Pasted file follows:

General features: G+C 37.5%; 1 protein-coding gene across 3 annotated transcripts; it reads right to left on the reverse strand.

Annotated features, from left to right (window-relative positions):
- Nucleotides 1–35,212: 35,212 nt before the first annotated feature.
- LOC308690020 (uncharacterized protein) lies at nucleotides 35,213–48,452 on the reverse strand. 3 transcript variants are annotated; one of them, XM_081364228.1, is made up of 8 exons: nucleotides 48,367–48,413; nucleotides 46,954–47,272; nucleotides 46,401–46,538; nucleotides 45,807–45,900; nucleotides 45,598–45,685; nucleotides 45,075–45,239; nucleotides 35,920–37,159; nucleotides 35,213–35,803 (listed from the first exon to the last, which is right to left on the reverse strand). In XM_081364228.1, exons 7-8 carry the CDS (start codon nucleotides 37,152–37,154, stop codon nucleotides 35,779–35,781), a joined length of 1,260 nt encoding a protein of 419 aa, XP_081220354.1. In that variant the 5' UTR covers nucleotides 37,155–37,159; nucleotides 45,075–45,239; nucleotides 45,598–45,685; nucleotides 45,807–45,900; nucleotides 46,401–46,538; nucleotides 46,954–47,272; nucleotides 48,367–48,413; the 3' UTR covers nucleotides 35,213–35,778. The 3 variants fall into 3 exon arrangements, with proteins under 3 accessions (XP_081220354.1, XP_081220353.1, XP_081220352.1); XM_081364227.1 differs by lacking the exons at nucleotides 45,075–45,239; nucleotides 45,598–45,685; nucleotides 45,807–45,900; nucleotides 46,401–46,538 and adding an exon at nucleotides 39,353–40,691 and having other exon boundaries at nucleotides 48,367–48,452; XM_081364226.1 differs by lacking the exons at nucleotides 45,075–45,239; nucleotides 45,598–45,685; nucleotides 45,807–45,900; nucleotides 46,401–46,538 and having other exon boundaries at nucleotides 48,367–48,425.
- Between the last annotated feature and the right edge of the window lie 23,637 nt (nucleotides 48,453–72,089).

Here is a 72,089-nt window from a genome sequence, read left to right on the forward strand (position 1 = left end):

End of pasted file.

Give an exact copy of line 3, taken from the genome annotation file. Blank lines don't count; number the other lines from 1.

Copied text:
- Nucleotides 1–35,212: 35,212 nt before the first annotated feature.